This story originally appeared on KERA News.
In case you didn’t know, Fair Park in Dallas is a National Historic Landmark. It’s known for its Depression-era art and Art Deco architecture. But despite its charms, Dallas businessman Walt Humann said people still see Fair Park in a negative light. At a recent public forum at the fairgrounds, he described four misconceptions:
“That it’s dangerous and unsafe, that it’s hard to get to and inaccessible, that it’s dirty, and finally, that all it is is the State Fair of Texas and two or three games at the Cotton Bowl,” Humann said.
Humann is a prominent public works consultant and was brought on by Mayor Mike Rawlings in 2013 to study the recommendations made by his Fair Park Task Force. Humann concluded that the park was at a crossroads, but that he had a simple solution for turning things around.
“Let’s put the financial, the management and the marketing resources into Fair Park, get people’s opinions and ideas and really develop this into one of the top parks in the world,” he said.
Most people would agree that’s easier said than done. For decades, preservationists, nonprofits, residents and city officials have gone back and forth on how to transform the park into something that people can visit throughout the year and is also beneficial to surrounding neighborhoods. The first thing the task force suggested was to put an actual park in the park, said Don Williams, who is the CEO of Trammell Crow, a real estate company in Dallas.
“We have 10 acres of park out here and 200 acres of parking,” Williams said.
Many Fair Park advocates want to tear down fences and convert the massive slabs of parking into open green space for people to gather – something like Klyde Warren Park. Some suggest converting the buildings into a school or a shared office space for startups. Others suggest reorganizing the layout of the State Fair of Texas so that small businesses can set up shop inside the buildings continually.
To accomplish some of these goals, the Fair Park Task Force proposed establishing a nonprofit, which would oversee park planning and development. Some Dallas City Council members are hesitant to turn the park over to a nonprofit –wary of hefty investment and lack of control. Williams said a nonprofit is a proven option.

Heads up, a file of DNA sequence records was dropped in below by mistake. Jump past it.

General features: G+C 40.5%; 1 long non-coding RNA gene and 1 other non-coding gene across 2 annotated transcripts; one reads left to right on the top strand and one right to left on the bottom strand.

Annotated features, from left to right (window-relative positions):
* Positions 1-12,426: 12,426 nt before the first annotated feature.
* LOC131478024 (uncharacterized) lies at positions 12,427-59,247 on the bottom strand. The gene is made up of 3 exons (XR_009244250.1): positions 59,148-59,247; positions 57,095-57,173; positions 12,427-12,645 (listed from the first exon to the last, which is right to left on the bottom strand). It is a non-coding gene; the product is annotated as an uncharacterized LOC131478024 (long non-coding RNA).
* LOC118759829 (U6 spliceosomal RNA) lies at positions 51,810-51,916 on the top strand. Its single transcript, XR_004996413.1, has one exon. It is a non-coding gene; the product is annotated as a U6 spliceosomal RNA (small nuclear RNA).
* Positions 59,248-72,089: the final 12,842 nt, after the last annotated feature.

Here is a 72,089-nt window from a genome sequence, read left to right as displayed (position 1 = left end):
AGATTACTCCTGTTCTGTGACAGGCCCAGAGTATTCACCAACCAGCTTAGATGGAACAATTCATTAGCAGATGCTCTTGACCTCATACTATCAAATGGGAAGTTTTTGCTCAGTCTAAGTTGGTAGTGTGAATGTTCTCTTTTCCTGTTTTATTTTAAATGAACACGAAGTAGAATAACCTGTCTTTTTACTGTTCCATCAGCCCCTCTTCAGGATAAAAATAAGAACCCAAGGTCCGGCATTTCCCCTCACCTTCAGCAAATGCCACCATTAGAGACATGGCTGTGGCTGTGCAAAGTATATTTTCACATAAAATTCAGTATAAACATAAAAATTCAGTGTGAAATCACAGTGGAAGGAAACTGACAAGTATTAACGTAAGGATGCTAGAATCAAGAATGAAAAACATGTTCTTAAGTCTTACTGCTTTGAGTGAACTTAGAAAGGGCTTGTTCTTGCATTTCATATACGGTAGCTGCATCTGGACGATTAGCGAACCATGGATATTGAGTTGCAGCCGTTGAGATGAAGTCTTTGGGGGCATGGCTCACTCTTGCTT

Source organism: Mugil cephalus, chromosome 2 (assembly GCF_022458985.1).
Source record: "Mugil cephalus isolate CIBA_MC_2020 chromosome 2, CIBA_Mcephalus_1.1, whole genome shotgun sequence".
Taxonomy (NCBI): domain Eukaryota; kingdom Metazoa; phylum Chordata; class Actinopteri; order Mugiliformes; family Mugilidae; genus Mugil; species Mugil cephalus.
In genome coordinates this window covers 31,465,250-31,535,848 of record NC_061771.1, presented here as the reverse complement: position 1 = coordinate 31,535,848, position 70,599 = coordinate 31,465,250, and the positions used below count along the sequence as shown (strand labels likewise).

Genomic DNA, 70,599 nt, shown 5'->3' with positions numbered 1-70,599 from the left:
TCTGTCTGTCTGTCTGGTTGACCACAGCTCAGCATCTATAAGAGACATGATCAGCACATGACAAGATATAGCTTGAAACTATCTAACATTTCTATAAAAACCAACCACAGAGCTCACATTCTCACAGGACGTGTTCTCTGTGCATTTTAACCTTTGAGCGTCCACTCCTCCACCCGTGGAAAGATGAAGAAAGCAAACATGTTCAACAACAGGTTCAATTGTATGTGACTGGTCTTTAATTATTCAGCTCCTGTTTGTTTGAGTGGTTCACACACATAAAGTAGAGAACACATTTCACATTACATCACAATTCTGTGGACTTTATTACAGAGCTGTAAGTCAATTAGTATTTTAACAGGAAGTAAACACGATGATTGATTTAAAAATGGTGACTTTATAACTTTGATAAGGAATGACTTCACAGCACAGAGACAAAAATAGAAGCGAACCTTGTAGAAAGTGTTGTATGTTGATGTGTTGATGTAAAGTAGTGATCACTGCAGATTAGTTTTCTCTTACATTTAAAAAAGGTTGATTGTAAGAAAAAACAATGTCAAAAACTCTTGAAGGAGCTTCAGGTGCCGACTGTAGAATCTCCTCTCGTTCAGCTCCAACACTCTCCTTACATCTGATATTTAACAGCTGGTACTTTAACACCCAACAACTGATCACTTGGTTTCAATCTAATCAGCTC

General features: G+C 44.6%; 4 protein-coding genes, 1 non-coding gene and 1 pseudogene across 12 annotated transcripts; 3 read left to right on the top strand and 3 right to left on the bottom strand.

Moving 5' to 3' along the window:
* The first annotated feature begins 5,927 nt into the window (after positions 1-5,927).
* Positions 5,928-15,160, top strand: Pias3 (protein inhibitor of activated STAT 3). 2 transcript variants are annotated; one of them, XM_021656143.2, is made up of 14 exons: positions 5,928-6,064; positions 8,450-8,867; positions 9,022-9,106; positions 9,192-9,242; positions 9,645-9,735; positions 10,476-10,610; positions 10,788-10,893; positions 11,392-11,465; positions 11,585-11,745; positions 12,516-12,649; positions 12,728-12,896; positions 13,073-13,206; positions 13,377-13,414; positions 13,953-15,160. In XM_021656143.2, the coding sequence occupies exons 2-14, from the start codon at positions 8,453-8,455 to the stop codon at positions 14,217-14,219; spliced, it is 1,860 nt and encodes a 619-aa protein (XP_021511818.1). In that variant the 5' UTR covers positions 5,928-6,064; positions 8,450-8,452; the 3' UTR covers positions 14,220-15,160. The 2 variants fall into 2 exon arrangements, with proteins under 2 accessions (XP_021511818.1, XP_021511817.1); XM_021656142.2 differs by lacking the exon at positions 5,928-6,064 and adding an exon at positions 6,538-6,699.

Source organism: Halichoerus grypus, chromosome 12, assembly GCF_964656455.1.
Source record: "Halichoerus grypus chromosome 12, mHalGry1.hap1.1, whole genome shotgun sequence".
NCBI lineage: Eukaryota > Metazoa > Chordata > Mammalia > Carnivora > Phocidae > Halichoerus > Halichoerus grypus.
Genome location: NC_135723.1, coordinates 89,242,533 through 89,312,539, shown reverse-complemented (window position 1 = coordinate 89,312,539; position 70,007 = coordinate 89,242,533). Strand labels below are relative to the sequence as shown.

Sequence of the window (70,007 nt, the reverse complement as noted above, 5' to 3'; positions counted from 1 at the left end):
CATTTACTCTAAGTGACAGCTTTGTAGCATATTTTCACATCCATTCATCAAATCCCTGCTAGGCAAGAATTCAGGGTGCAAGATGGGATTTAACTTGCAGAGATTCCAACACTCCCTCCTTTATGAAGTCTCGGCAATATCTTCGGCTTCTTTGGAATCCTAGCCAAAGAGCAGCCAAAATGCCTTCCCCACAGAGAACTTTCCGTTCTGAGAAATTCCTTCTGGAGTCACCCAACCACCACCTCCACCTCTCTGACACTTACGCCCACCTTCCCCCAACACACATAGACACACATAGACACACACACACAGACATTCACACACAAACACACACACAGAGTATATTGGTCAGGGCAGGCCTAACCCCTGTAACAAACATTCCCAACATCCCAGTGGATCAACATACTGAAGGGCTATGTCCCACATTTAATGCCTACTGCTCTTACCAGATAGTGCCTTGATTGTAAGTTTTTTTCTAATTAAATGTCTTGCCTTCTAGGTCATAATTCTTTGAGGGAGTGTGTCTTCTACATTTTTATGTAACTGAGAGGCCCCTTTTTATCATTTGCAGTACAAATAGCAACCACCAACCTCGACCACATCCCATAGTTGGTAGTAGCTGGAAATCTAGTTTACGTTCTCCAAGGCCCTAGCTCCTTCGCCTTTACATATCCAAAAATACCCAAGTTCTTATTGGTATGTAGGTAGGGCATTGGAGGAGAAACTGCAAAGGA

“All great parks around the world are governed that way: New York Central Park, Millennium Park, Klyde Warren Park here in Dallas, Balboa Park, on and on and on,” Williams said, “So I think that’s been one of the obstacles of why we’ve really not been able to revitalize the park and the surrounding neighborhoods, which as you know, are among the most blighted in Dallas.”
Recent Census data shows neighborhoods around Fair Park are among the poorest in Dallas – one neighborhood has an annual median household income of just $17,000 dollars. Experts say what happens at Fair Park will determine what happens to South Dallas and the people who live there. And those people want a say.
“There are people in the community who have ideas,” said South Dallas resident Tammy Johnston, at the recent public forum.
“Why can’t we utilize those parking spaces and those vacant lots to serve our community?” asked Anthony Anderson, a local pastor.
“I just want to make sure that we pay attention to the community and the residents and make sure they’re involved,” said LaSheryl Walker, who works at St. Phillips School and Community Center in Dallas.
And finally, another resident asked a key question: “Whose Fair Park is Fair Park?”
Balancing the numerous interests – from the developers and investors to the city – will be tough. Don’t leave the residents out of the equation, said Vicki Meek, director of the South Dallas Cultural Center.
“I think there are lots of ways of allowing this park to be an economic engine for the area and not to displace the people who live here or to discredit the people who live here,” said Meek to a cheering crowd. “You have the opportunity to have things happening that’s significant for this neighborhood.”
Meek said residents around Fair Park ultimately don’t want to be edged out of the conversation or out of the neighborhood.